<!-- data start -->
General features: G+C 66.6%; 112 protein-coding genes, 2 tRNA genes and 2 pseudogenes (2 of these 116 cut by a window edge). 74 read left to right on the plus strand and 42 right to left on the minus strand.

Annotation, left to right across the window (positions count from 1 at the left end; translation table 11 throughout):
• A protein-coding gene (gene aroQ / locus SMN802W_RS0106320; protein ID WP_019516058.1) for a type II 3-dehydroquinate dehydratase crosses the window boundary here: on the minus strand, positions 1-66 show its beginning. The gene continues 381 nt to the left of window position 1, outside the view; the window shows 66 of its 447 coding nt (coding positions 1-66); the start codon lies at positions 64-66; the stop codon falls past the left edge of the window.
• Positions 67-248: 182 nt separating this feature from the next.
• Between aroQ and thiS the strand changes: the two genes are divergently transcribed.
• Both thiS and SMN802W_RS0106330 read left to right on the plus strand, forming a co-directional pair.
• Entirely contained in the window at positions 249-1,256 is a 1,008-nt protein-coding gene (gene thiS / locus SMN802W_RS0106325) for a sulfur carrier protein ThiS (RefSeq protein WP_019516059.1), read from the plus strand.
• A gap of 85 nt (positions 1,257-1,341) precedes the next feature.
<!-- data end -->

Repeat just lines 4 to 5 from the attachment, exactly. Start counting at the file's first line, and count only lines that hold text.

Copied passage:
• Positions 67-248: 182 nt separating this feature from the next.
• Between aroQ and thiS the strand changes: the two genes are divergently transcribed.